by Patrick Buchanan
“Meet you at Peace Cross.”
In northwest D.C. in the 1950s, that was an often-heard comment among high schoolers headed for Ocean City.
The Peace Cross, in Bladensburg, Maryland, was a 40-feet concrete memorial to the 49 sons of Prince George’s County lost in the Great War. Paid for by county families and the American Legion, it had stood since 1925.
Before the Beltway was built, Peace Cross, at the junction of U.S. Route 1 and Maryland Route 450, was a landmark to us all.
Last month, two federal judges from the 4th Circuit ruled that Peace Cross “excessively entangles the government and religion” and must come down. A suggested compromise was to saw the arms off, so the monument ceases to be an offensive cross.
One wonders: At what moment did Peace Cross begin to violate the Constitution?
Answer: Never. No alteration has been made to the cross in a century. The change has come in the minds of intolerant judges and alienated elites where the dirty creek of anti-Christian bigotry now flows into the polluted stream of anti-Americanism.
Both are manifest in the rampage to rip down memorials to the men who brought Western Civilization to the New World and made America the great and good country we were blessed to inherit.
Monday, on Laura Ingraham’s Fox News show, White House Chief of Staff Gen. John Kelly called Robert E. Lee “an honorable man,” who chose to defend the people among whom he had been raised.
“It was always loyalty to state first in those days,” said Kelly, when asked his view on Alexandria’s Episcopal Church taking down plaques to its greatest parishioners, Lee and George Washington.
An explosion of outrage greeted Kelly’s defense of Lee.
Yet, what has changed in half a century? As Ingraham noted, FDR, an icon of liberalism, referred to Lee as “one of our greatest American Christians and one of our greatest American gentlemen.”
Asked in 1960 how he could keep a portrait of a man who tried to “destroy our government” in his Oval Office, President Eisenhower wrote his critic back:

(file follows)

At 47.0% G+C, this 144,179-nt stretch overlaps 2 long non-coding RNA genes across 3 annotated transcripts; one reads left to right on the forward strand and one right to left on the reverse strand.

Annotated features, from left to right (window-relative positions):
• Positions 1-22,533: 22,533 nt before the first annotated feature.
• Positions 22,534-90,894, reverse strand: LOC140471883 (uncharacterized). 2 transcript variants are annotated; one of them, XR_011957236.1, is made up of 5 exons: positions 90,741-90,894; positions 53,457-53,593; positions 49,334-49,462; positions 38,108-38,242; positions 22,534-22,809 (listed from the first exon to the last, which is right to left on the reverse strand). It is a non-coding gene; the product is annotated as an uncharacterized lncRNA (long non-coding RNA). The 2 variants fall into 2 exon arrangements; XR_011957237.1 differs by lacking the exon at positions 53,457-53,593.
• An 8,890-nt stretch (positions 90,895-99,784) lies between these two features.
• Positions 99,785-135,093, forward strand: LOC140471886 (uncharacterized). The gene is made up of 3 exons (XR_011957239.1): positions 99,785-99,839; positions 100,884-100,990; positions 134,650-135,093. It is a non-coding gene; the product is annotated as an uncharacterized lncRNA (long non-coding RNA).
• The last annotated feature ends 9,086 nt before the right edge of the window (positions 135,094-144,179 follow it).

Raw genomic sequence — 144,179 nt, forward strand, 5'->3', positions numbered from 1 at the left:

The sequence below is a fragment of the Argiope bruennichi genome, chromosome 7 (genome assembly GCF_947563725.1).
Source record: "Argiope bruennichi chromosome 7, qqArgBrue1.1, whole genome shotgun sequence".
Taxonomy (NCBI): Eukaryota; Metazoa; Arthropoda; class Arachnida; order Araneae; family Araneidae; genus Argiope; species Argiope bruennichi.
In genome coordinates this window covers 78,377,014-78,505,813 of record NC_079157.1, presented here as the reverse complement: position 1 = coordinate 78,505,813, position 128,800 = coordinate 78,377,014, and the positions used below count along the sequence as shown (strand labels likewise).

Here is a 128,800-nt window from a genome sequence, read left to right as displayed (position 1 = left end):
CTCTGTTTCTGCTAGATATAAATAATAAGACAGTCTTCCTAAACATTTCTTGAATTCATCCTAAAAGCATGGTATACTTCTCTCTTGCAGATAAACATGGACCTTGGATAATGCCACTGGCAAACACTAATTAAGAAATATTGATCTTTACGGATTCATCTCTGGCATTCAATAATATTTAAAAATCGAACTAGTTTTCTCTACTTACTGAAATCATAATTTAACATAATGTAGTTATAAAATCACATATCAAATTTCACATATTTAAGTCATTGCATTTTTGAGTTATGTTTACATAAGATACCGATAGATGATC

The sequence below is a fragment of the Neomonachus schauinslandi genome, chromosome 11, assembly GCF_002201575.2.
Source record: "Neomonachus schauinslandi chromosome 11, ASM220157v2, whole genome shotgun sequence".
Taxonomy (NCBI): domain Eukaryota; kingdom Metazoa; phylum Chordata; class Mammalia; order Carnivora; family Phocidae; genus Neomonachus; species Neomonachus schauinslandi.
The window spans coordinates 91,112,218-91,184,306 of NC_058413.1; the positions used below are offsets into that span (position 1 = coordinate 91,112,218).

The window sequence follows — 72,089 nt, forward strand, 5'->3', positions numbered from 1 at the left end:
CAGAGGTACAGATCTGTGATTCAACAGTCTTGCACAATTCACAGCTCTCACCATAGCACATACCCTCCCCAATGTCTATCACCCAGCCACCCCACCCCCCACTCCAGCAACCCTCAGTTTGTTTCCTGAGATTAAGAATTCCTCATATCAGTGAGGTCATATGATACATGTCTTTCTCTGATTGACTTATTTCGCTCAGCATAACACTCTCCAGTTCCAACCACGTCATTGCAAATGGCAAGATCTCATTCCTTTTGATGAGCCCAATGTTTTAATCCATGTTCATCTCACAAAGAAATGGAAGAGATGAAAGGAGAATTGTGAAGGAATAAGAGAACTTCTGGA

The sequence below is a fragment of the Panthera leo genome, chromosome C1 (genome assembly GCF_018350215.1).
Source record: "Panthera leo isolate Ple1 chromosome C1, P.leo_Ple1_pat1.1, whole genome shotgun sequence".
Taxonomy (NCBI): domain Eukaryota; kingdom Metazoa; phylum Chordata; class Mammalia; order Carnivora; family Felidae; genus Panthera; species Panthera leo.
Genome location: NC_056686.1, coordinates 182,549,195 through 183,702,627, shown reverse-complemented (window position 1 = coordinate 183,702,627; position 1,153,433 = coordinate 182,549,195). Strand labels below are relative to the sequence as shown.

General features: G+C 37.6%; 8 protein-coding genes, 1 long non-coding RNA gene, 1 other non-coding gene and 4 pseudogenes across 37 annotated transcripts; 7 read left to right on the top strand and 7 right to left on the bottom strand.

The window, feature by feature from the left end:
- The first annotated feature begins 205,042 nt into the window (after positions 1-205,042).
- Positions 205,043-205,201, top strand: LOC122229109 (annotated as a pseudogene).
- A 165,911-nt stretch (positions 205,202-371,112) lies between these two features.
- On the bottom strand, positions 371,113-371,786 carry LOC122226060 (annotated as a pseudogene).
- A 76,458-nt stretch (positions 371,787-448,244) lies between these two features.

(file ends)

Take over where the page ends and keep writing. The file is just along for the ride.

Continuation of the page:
”General Robert E. Lee was one of the supremely gifted men produced by our Nation. He believed unswervingly in the Constitutional validity of his cause which until 1865 was still an arguable question in America; he was a poised and inspiring leader, true to the high trust reposed in him by millions of his fellow citizens; he was thoughtful yet demanding of his officers and men, forbearing with captured enemies but ingenious, unrelenting and personally courageous in battle, and never disheartened by a reverse or obstacle. Through all his many trials, he remained selfless almost to a fault and unfailing in his faith in God. Taken altogether, he was noble as a leader and as a man, and unsullied as I read the pages of our history…
“To the degree that present-day American youth will strive to emulate his rare qualities, including his devotion to this land as revealed in his painstaking efforts to help heal the Nation’s wounds once the bitter struggle was over, we, in our own time of danger in a divided world, will be strengthened and our love of freedom sustained.
“Such are the reasons that I proudly display the picture of this great American on my office wall.”
Have some terrible new truths been unearthed about Lee we did not know in 1960?
No. The change has taken place in the poisoned minds of modernity.
Continue: Their America, and Ours. – LewRockwell